CERRO LINDO - Vast mines in Peru and Chile that supply the world with crucial metals have started to pump water from the Pacific Ocean high into the Andes Mountains because of chronic water shortages exacerbated by climate change.
Tapping seawater allows miners to avoid relying on unpredictable rivers, which may run dry as glaciers melt, and avert clashes with farmers who draw their water from creeks in poor mountain villages.
"Water always generates conflicts between mines and farmers, so this is a good alternative because the source is limitless," said German Arce, who runs Peru's newest big mine, Cerro Lindo, owned by Peruvian miner Milpo. Ocean water is free, except for transportation and treatment.
Cerro Lindo relies entirely on sea water, filtered in a desalination plant and sent 6,000 feet (1,800 m) into the barren Andes in a thick green hose to the mine; its zinc, copper and lead refinery; and 700 workers who live there.
In Chile, Antofagasta Minerals soon will open the $1.5 billion Esperanza gold and copper mine. Like Cerro Lindo in Peru, it will be the country's first mine totally dependent on the sea.
The Esperanza project, set in the Atacama, one of the world's driest deserts, will pump sea water through 90 miles (145 km) of pipe to an altitude of 7,545 feet (2,300 meters).
The average mine requires millions of gallons of water during the course of its life, some 40 years, making access to reliable water increasingly crucial as global warming looms and cities grow.
More mines near the desert coasts of Chile and Peru plan to install desalination plants soon. Costs of the elaborate filtration systems have fallen over the last decade, while lofty global metals prices, boosted by demand from fast-growing Asia, may keep profits high for years to come.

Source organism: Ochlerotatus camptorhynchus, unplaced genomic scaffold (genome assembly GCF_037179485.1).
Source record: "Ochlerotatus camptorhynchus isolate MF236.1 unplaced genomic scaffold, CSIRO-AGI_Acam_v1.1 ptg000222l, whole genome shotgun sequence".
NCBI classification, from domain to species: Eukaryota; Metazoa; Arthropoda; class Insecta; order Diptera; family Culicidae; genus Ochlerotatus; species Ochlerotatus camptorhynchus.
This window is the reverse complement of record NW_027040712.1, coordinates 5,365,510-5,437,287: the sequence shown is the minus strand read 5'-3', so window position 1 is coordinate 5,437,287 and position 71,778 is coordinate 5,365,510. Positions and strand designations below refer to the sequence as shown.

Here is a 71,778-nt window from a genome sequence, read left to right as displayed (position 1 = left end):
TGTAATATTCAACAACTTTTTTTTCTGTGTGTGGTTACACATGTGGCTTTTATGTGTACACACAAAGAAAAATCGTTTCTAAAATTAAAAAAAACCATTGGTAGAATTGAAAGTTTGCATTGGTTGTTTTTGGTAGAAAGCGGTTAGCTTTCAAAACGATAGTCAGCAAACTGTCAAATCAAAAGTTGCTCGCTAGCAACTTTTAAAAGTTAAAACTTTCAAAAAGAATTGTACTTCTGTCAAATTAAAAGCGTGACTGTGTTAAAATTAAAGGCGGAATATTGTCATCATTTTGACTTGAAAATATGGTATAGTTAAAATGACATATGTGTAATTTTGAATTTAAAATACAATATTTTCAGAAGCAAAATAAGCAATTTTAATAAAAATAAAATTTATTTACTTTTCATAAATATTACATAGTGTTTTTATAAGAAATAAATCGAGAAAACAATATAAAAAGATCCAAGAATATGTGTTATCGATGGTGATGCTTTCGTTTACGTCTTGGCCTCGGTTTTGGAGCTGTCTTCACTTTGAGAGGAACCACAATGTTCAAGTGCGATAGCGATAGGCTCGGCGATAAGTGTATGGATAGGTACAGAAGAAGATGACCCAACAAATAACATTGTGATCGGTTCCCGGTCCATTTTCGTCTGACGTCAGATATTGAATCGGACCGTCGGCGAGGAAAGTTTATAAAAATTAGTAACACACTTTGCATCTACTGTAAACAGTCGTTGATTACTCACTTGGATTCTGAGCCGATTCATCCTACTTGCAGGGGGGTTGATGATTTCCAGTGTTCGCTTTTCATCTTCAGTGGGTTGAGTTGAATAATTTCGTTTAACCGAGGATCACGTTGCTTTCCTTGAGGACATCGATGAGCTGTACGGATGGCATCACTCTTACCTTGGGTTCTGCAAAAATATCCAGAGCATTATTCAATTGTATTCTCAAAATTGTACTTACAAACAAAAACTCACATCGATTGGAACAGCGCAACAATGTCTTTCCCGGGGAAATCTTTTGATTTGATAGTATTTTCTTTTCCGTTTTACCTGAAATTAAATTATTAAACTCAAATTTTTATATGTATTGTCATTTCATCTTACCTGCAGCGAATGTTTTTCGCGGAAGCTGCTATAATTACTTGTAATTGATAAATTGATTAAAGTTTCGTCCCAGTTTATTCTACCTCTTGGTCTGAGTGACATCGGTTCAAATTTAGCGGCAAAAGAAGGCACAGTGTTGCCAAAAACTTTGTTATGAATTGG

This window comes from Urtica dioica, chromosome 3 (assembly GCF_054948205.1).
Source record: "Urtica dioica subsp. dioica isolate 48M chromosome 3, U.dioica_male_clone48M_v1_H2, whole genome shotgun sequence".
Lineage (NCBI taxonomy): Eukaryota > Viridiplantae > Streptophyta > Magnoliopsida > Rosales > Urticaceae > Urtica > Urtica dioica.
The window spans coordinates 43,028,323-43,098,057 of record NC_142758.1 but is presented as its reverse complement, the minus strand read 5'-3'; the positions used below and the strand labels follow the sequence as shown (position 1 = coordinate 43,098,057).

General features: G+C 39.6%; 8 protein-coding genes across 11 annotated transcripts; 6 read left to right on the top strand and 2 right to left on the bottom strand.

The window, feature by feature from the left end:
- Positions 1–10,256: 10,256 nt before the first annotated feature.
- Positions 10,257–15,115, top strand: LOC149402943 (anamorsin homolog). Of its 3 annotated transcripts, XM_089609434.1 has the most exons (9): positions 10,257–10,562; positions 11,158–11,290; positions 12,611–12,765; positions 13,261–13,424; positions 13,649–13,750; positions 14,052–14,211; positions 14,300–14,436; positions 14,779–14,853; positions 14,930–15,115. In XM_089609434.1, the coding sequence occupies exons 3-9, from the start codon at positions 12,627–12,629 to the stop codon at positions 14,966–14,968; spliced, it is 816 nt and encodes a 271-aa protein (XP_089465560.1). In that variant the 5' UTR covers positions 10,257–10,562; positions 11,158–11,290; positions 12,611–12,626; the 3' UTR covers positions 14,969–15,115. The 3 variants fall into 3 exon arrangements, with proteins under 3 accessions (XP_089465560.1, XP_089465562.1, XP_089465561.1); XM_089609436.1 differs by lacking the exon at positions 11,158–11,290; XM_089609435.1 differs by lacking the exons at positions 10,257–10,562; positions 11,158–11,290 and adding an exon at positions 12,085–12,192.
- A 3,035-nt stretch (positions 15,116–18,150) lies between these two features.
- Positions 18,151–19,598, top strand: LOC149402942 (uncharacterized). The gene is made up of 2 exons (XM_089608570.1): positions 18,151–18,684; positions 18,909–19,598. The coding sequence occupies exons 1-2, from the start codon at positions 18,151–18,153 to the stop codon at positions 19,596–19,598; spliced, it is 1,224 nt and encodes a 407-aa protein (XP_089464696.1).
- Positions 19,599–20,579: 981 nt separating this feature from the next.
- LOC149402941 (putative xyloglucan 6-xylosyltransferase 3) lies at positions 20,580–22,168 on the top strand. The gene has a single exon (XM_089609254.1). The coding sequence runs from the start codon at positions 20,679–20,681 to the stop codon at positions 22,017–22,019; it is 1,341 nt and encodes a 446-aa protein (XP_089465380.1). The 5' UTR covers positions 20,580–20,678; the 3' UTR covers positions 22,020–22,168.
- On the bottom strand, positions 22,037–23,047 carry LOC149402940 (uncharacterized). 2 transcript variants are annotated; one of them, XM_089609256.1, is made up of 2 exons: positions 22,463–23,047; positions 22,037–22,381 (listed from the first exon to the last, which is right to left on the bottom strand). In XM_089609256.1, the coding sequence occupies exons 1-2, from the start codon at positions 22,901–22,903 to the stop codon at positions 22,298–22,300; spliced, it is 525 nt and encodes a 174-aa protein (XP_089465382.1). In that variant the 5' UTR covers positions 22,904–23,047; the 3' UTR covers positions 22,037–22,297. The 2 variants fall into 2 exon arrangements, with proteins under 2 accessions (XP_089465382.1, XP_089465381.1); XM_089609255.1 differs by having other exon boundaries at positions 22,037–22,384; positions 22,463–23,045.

Engineers in Peru from Southern Copper, a major metals producer, and Mitsui Mining & Smelting Co's 5706.TK1 Santa Luisa mine have inspected Cerro Lindo's sea water system as they plan for the future, Arce said.
Chile's Escondida mine, the world's biggest copper mine, may expand a desalination system it installed years ago, said a spokesman at BHP Billiton, the mine's owner.
"It's working really well and we are thinking of expanding it," he said. The existing plant supplies a quarter of all water at the mine.
Mining drives the Peruvian and Chilean economies, and is chiefly responsible for their exports. But conflicts over water, especially in Peru, where they often turn violent, have delayed billions of dollars of investments in new mines.
Poor residents in Peruvian mountain towns, afraid of losing access to fresh water, have delayed Zijin Mining Group of China's $1.4 billion Rio Blanco copper project and Anglo American's Quellaveco copper project.
Strident communities concerned about pollution have also forced companies to scrap plans for new mines, including Newmont's Cerro Quilish gold project, and the Tambo Grande gold project of a small Canadian company.
"The scarcity of water will cause economic conflict - it already has in parts of Peru, and it will affect the development of industry," said Jorge Alvarez Lam, climate change specialist with the Peruvian government.